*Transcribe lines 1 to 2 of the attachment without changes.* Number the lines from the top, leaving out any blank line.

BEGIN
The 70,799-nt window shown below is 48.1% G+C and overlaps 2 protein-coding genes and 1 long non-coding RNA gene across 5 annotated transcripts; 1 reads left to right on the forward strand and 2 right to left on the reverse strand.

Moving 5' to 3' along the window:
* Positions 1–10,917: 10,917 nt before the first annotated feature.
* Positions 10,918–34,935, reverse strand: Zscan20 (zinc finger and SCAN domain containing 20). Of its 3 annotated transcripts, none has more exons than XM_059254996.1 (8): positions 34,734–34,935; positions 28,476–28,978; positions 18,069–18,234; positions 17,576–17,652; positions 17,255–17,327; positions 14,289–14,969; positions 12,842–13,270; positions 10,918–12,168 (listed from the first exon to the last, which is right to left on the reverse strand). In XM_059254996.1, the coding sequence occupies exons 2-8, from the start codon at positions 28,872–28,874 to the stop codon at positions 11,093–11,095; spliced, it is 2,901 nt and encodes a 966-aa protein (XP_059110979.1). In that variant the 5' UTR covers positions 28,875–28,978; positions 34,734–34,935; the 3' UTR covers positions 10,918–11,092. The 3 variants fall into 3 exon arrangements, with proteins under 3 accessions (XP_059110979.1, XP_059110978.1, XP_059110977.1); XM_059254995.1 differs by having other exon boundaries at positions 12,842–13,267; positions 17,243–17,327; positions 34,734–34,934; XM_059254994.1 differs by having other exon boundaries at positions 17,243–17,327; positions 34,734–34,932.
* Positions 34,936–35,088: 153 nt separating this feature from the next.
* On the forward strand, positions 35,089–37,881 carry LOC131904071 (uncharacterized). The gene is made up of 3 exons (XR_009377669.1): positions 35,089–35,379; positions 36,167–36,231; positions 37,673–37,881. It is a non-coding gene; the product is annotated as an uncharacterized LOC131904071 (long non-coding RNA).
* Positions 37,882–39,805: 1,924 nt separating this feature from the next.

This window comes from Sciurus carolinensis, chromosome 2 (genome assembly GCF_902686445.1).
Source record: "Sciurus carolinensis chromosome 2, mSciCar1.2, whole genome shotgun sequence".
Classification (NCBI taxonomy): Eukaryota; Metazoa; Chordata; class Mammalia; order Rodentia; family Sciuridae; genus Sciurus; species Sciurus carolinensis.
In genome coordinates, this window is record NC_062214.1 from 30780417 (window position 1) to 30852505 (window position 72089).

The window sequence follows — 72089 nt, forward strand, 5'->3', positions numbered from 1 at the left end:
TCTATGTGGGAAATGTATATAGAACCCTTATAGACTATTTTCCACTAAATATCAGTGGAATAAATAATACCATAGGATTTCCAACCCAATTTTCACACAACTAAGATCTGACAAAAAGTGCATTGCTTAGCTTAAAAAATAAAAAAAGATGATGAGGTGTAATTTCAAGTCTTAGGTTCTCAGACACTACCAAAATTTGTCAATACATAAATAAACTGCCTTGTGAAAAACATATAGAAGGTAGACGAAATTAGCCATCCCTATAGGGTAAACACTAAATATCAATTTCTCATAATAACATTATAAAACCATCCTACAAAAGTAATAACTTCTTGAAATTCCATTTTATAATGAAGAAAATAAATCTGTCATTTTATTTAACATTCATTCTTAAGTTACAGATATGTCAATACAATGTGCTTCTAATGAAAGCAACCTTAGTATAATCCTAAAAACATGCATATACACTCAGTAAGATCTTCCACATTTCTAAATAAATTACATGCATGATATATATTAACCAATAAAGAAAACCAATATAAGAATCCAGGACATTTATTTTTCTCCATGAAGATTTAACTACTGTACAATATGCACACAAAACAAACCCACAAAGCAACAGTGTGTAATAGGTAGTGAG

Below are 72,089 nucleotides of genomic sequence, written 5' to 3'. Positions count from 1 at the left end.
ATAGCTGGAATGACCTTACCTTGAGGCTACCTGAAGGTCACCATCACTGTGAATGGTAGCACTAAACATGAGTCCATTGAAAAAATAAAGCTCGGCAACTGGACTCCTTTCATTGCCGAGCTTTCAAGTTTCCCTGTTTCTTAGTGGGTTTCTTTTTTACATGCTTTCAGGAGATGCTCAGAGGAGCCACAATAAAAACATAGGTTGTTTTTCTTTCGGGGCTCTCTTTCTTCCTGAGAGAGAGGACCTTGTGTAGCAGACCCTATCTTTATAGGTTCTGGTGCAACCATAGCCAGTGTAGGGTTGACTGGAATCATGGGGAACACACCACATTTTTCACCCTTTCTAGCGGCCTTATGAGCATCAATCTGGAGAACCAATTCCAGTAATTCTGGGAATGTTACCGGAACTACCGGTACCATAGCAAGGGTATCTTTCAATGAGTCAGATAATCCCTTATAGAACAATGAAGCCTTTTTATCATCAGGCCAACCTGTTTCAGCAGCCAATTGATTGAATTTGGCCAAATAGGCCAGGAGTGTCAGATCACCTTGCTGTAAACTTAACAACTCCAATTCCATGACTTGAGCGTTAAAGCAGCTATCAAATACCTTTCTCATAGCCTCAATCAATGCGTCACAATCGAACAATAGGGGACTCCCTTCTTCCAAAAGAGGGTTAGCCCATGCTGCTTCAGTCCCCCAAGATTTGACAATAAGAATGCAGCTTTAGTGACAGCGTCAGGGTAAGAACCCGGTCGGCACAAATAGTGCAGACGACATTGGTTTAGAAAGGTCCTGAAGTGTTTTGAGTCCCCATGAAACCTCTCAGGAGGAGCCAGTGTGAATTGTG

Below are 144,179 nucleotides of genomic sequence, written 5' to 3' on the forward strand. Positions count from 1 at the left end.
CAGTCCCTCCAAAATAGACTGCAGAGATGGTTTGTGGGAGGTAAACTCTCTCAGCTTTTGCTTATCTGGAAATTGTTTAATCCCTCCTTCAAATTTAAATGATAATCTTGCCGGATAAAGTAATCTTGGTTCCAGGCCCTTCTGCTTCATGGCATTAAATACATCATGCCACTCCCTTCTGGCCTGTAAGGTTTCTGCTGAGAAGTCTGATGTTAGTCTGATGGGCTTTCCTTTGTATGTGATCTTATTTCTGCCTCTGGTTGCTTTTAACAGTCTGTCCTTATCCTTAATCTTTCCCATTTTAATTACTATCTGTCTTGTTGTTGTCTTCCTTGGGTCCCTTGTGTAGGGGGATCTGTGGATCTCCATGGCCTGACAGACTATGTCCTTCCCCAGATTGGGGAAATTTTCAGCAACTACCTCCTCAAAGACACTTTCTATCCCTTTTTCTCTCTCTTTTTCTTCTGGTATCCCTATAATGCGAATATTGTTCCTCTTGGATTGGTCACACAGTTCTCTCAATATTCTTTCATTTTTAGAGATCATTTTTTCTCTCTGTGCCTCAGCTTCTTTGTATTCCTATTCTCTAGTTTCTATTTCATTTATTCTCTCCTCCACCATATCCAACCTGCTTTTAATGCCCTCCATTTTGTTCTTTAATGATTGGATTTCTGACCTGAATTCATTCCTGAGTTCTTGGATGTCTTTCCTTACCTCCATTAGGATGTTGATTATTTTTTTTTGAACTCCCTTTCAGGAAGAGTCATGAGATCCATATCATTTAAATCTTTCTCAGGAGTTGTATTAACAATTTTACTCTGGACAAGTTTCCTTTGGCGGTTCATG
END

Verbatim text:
The 70,799-nt window shown below is 48.1% G+C and overlaps 2 protein-coding genes and 1 long non-coding RNA gene across 5 annotated transcripts; 1 reads left to right on the forward strand and 2 right to left on the reverse strand.

Moving 5' to 3' along the window: